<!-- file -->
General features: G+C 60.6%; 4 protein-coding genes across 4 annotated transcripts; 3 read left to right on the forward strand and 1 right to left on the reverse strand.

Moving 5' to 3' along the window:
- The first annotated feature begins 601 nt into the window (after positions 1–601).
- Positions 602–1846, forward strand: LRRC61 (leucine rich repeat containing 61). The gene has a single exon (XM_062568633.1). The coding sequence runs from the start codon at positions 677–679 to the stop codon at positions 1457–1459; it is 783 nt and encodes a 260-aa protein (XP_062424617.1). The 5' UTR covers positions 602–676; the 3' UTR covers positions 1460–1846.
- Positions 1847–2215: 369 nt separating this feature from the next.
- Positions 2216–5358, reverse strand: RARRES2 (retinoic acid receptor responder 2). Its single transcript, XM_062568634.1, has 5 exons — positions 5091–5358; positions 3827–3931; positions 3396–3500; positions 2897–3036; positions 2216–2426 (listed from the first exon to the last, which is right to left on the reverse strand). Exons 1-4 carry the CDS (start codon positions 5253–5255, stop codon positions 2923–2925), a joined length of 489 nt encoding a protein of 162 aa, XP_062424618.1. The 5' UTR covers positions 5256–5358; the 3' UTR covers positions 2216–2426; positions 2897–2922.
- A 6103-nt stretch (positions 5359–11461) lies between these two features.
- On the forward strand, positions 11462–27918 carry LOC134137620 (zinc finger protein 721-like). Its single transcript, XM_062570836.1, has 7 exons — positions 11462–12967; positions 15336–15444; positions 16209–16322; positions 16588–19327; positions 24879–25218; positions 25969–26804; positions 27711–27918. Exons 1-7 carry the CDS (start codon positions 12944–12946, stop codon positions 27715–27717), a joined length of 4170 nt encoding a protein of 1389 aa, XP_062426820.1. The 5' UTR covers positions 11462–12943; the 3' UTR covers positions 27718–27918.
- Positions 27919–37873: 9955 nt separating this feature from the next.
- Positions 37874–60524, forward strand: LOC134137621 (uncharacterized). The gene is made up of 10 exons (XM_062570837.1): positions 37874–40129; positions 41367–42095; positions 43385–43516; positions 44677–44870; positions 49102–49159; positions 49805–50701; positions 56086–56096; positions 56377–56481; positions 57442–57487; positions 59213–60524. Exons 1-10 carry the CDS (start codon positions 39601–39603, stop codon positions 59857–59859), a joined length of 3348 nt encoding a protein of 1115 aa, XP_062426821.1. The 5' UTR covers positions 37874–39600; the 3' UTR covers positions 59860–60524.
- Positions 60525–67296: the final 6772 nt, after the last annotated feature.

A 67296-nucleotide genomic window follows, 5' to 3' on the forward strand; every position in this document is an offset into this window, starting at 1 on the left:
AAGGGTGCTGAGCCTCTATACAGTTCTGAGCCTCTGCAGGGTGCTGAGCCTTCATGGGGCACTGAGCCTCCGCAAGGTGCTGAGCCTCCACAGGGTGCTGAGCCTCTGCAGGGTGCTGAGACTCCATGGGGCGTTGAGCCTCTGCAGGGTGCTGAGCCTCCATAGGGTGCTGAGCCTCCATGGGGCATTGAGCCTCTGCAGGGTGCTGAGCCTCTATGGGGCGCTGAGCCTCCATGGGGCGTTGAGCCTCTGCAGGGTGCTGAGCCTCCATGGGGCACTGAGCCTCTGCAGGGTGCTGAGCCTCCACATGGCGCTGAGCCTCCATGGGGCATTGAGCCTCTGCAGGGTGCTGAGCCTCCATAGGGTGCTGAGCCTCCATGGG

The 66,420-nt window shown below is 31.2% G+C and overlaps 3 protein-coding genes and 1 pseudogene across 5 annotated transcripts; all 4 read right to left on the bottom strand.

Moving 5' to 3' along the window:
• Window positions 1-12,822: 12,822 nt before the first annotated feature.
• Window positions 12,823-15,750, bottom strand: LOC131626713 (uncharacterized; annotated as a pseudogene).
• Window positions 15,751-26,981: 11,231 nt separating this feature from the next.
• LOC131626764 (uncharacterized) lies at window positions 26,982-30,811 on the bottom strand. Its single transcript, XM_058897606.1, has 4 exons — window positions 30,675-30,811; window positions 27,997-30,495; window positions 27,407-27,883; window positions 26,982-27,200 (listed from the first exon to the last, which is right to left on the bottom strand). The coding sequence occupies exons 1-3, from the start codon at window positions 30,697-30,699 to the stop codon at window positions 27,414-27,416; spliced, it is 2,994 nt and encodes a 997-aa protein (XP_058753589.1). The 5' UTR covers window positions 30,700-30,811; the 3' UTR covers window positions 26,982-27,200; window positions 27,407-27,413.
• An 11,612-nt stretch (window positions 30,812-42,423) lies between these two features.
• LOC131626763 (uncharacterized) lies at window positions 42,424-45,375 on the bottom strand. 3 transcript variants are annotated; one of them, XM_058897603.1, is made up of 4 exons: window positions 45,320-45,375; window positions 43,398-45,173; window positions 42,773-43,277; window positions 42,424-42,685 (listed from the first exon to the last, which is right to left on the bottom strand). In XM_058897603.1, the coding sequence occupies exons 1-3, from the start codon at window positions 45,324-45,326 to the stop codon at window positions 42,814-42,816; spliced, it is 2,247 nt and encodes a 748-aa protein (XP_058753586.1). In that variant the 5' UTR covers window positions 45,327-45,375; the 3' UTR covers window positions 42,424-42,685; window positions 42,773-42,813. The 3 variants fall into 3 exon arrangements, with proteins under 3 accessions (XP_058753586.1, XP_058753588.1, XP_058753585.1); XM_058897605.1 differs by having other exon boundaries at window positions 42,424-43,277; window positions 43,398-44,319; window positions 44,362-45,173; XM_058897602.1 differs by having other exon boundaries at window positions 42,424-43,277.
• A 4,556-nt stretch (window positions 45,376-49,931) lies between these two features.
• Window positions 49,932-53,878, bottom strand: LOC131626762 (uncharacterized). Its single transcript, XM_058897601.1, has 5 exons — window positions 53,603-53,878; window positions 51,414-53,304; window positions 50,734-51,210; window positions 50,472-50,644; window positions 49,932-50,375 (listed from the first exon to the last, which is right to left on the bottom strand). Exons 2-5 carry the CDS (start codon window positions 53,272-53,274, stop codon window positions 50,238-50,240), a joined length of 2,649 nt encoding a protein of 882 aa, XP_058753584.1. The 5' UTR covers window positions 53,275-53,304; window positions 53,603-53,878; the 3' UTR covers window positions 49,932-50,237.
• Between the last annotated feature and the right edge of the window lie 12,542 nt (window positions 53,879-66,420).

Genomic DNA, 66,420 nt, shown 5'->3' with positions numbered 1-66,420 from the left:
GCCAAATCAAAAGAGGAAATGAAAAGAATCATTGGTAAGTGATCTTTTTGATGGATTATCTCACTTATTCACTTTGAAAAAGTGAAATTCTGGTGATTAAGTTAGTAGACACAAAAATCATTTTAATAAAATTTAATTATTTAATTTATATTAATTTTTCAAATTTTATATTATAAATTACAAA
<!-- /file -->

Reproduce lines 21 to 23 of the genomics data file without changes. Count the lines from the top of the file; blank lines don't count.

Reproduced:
• LOC131626763 (uncharacterized) lies at window positions 42,424-45,375 on the bottom strand. 3 transcript variants are annotated; one of them, XM_058897603.1, is made up of 4 exons: window positions 45,320-45,375; window positions 43,398-45,173; window positions 42,773-43,277; window positions 42,424-42,685 (listed from the first exon to the last, which is right to left on the bottom strand). In XM_058897603.1, the coding sequence occupies exons 1-3, from the start codon at window positions 45,324-45,326 to the stop codon at window positions 42,814-42,816; spliced, it is 2,247 nt and encodes a 748-aa protein (XP_058753586.1). In that variant the 5' UTR covers window positions 45,327-45,375; the 3' UTR covers window positions 42,424-42,685; window positions 42,773-42,813. The 3 variants fall into 3 exon arrangements, with proteins under 3 accessions (XP_058753586.1, XP_058753588.1, XP_058753585.1); XM_058897605.1 differs by having other exon boundaries at window positions 42,424-43,277; window positions 43,398-44,319; window positions 44,362-45,173; XM_058897602.1 differs by having other exon boundaries at window positions 42,424-43,277.
• A 4,556-nt stretch (window positions 45,376-49,931) lies between these two features.
• Window positions 49,932-53,878, bottom strand: LOC131626762 (uncharacterized). Its single transcript, XM_058897601.1, has 5 exons — window positions 53,603-53,878; window positions 51,414-53,304; window positions 50,734-51,210; window positions 50,472-50,644; window positions 49,932-50,375 (listed from the first exon to the last, which is right to left on the bottom strand). Exons 2-5 carry the CDS (start codon window positions 53,272-53,274, stop codon window positions 50,238-50,240), a joined length of 2,649 nt encoding a protein of 882 aa, XP_058753584.1. The 5' UTR covers window positions 53,275-53,304; window positions 53,603-53,878; the 3' UTR covers window positions 49,932-50,237.